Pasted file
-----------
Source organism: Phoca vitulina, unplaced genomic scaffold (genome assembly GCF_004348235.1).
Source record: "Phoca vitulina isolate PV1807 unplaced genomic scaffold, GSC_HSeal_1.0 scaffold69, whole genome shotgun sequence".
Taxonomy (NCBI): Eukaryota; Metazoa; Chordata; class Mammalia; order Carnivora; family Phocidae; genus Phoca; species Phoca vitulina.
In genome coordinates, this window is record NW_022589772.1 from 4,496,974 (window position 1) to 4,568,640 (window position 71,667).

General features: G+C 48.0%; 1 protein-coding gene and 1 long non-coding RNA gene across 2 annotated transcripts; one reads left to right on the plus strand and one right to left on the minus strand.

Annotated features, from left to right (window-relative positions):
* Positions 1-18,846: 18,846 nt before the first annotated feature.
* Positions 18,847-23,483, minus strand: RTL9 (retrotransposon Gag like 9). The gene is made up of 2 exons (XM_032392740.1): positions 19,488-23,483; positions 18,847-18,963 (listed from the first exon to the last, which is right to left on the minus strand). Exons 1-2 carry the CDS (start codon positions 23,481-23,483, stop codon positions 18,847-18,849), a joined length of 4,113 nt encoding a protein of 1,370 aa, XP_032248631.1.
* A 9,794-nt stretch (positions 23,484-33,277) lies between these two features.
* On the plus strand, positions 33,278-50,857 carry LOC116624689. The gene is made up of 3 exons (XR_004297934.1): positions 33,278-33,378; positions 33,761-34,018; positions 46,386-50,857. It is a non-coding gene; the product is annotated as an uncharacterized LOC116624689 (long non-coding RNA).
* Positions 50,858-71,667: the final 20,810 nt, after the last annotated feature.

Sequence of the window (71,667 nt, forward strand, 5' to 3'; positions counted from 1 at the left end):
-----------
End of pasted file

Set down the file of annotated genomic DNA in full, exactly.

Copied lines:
Source organism: Phoca vitulina, unplaced genomic scaffold (genome assembly GCF_004348235.1).
Source record: "Phoca vitulina isolate PV1807 unplaced genomic scaffold, GSC_HSeal_1.0 scaffold69, whole genome shotgun sequence".
Taxonomy (NCBI): Eukaryota; Metazoa; Chordata; class Mammalia; order Carnivora; family Phocidae; genus Phoca; species Phoca vitulina.
In genome coordinates, this window is record NW_022589772.1 from 4,496,974 (window position 1) to 4,568,640 (window position 71,667).

General features: G+C 48.0%; 1 protein-coding gene and 1 long non-coding RNA gene across 2 annotated transcripts; one reads left to right on the plus strand and one right to left on the minus strand.

Annotated features, from left to right (window-relative positions):
* Positions 1-18,846: 18,846 nt before the first annotated feature.
* Positions 18,847-23,483, minus strand: RTL9 (retrotransposon Gag like 9). The gene is made up of 2 exons (XM_032392740.1): positions 19,488-23,483; positions 18,847-18,963 (listed from the first exon to the last, which is right to left on the minus strand). Exons 1-2 carry the CDS (start codon positions 23,481-23,483, stop codon positions 18,847-18,849), a joined length of 4,113 nt encoding a protein of 1,370 aa, XP_032248631.1.
* A 9,794-nt stretch (positions 23,484-33,277) lies between these two features.
* On the plus strand, positions 33,278-50,857 carry LOC116624689. The gene is made up of 3 exons (XR_004297934.1): positions 33,278-33,378; positions 33,761-34,018; positions 46,386-50,857. It is a non-coding gene; the product is annotated as an uncharacterized LOC116624689 (long non-coding RNA).
* Positions 50,858-71,667: the final 20,810 nt, after the last annotated feature.

Sequence of the window (71,667 nt, forward strand, 5' to 3'; positions counted from 1 at the left end):